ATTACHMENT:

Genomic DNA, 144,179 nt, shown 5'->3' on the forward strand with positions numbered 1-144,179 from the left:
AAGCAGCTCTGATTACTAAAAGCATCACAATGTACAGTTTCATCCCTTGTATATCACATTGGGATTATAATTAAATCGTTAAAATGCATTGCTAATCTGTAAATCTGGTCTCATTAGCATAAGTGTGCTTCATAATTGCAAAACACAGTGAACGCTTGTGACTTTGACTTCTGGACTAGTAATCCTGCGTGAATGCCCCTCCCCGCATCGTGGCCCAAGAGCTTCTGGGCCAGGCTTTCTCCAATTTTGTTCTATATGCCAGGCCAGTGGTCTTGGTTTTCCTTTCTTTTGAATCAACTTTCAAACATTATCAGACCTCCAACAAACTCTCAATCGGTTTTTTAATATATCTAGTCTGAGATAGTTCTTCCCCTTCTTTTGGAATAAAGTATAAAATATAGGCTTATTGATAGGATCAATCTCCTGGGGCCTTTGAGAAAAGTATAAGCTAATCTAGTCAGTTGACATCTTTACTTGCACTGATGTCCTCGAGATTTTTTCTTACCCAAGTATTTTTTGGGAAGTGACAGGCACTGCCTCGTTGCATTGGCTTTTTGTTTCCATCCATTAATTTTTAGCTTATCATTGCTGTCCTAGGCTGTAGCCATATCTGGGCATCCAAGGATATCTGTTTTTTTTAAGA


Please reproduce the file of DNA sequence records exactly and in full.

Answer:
Genomic DNA, 144,179 nt, shown 5'->3' on the forward strand with positions numbered 1-144,179 from the left:
AAGCAGCTCTGATTACTAAAAGCATCACAATGTACAGTTTCATCCCTTGTATATCACATTGGGATTATAATTAAATCGTTAAAATGCATTGCTAATCTGTAAATCTGGTCTCATTAGCATAAGTGTGCTTCATAATTGCAAAACACAGTGAACGCTTGTGACTTTGACTTCTGGACTAGTAATCCTGCGTGAATGCCCCTCCCCGCATCGTGGCCCAAGAGCTTCTGGGCCAGGCTTTCTCCAATTTTGTTCTATATGCCAGGCCAGTGGTCTTGGTTTTCCTTTCTTTTGAATCAACTTTCAAACATTATCAGACCTCCAACAAACTCTCAATCGGTTTTTTAATATATCTAGTCTGAGATAGTTCTTCCCCTTCTTTTGGAATAAAGTATAAAATATAGGCTTATTGATAGGATCAATCTCCTGGGGCCTTTGAGAAAAGTATAAGCTAATCTAGTCAGTTGACATCTTTACTTGCACTGATGTCCTCGAGATTTTTTCTTACCCAAGTATTTTTTGGGAAGTGACAGGCACTGCCTCGTTGCATTGGCTTTTTGTTTCCATCCATTAATTTTTAGCTTATCATTGCTGTCCTAGGCTGTAGCCATATCTGGGCATCCAAGGATATCTGTTTTTTTTAAGA